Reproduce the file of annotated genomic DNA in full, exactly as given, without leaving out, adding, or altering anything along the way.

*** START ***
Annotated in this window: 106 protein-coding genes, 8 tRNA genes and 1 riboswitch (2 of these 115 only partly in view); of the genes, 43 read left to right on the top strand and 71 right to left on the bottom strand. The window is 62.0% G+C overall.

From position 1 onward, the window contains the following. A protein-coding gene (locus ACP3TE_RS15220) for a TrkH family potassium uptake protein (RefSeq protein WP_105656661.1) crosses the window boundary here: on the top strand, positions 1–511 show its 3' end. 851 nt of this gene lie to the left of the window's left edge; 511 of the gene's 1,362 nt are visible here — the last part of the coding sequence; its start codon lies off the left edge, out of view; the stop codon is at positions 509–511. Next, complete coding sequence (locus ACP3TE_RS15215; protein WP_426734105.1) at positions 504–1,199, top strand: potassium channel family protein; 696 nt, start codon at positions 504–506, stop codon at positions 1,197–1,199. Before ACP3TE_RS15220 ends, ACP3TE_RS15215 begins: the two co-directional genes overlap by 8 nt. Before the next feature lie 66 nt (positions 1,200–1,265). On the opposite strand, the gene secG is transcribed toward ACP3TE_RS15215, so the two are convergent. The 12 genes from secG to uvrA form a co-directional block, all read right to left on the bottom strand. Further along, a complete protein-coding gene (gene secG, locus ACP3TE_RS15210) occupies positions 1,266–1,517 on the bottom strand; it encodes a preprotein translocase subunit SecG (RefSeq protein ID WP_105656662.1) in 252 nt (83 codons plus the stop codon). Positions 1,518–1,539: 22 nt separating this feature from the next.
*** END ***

Annotated in this window: 106 protein-coding genes, 8 tRNA genes and 1 riboswitch (2 of these 115 only partly in view); of the genes, 43 read left to right on the top strand and 71 right to left on the bottom strand. The window is 62.0% G+C overall.

From position 1 onward, the window contains the following. A protein-coding gene (locus ACP3TE_RS15220) for a TrkH family potassium uptake protein (RefSeq protein WP_105656661.1) crosses the window boundary here: on the top strand, positions 1–511 show its 3' end. 851 nt of this gene lie to the left of the window's left edge; 511 of the gene's 1,362 nt are visible here — the last part of the coding sequence; its start codon lies off the left edge, out of view; the stop codon is at positions 509–511. Next, complete coding sequence (locus ACP3TE_RS15215; protein WP_426734105.1) at positions 504–1,199, top strand: potassium channel family protein; 696 nt, start codon at positions 504–506, stop codon at positions 1,197–1,199. Before ACP3TE_RS15220 ends, ACP3TE_RS15215 begins: the two co-directional genes overlap by 8 nt. Before the next feature lie 66 nt (positions 1,200–1,265). On the opposite strand, the gene secG is transcribed toward ACP3TE_RS15215, so the two are convergent. The 12 genes from secG to uvrA form a co-directional block, all read right to left on the bottom strand. Further along, a complete protein-coding gene (gene secG, locus ACP3TE_RS15210) occupies positions 1,266–1,517 on the bottom strand; it encodes a preprotein translocase subunit SecG (RefSeq protein ID WP_105656662.1) in 252 nt (83 codons plus the stop codon). Positions 1,518–1,539: 22 nt separating this feature from the next.